Keywords:S-net, Attenuation, Ground motion prediction equation, Vs30, K-NET, KiK-net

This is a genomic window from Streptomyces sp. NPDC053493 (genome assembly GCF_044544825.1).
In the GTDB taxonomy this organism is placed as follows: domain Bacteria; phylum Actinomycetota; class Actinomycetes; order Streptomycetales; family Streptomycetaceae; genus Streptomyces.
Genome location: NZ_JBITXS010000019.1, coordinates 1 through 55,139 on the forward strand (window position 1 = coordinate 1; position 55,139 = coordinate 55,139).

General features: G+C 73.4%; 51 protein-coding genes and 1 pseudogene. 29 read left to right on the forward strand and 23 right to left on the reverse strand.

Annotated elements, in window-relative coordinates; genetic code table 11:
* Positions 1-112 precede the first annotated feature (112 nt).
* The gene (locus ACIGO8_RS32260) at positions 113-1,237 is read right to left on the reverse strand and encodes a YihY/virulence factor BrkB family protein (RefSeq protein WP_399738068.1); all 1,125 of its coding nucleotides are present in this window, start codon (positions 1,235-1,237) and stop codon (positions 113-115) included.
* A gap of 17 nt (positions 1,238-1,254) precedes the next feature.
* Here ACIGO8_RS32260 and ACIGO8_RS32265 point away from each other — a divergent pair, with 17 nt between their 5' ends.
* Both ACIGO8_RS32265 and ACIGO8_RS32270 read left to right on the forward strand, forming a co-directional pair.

The 2016 Mw 7.0 off Fukushima earthquake was the largest earthquake that occurred in the off Tohoku region after the deployment of the Seafloor observation network for earthquake and tsunami along the Japan Trench (S-net). One hundred and twenty-five stations of five segments of S-net except for the outer rise segment, which was not in operation during the earthquake, successfully recorded the seismic motions during the earthquake. We processed the strong-motion recordings at land (K-NET and KiK-net) and ocean bottom (S-net) stations for comparing peak ground acceleration (PGA) and peak ground velocity (PGV) for the abovementioned earthquake. One main difference between the land and S-net stations is that the sensors at S-net stations can undergo larger coseismic rotations compared to those on the land stations (Takagi et al. 2019, Nakamura and Hayashimoto 2019) for large PGAs. However, it has been found that the X-axis is more stable compared to the other two axes. Therefore, we selected the PGA of X-component for the S-net stations and lager PGA of two horizontal components for land stations for the comparison. We compared the PGA and PGV values with the attenuation curves using the equations in Si and Midorikawa (1999). We computed the fault distance using the model by Kubo et al. (2016). We found that the PGAs at the land (soil site condition) and S-net stations were generally explained well by the attenuation curve with small mean errors at distances smaller than 200 km (Fig. a). On the other hand, the attenuation was faster at the land stations than that at the S-net stations at larger distances. We adjusted the PGVs at the land stations for reference site condition of Vs30 of about 600 m/s following the procedure explained in Si and Midorikawa (1999), and compared the values with the attenuation curve. Again, we found that the PGVs on land were generally explained well by the attenuation curve within the expected error margins. On the other hand, the observed values at the S-net stations were larger by a factor of about three at distances < 200 km and by a factor of about four at distances > 200 km on average (Fig. b). Due to the lack of S-wave velocity information at the S-net sites, by using trial and error approach, we found that the Vs30 value of about 100-125 m/s, assumed identical at all sites (the simplest case), was needed to produce the mean error similar to that at land stations at distances within 200 km. A comparison of the PGVs after adjustment for the Vs30 value of 110 m/s is shown in Fig. b. The low Vs30 value used in the correction generally corresponds to the Vs30 values at some of the KiK-net stations, such as at Atsuma, Edosaki, Aso, and so on. However, the observations were larger than the mean predictions by a factor of about 1.5 on average at distances > 200 km even after the correction by the Vs30 value. It requires further examination to explain the difference at larger distances, such as the effect of sediment thickness and propagation path effect. We have been analyzing the data for a suite of earthquakes in the region, and report the results in the future papers.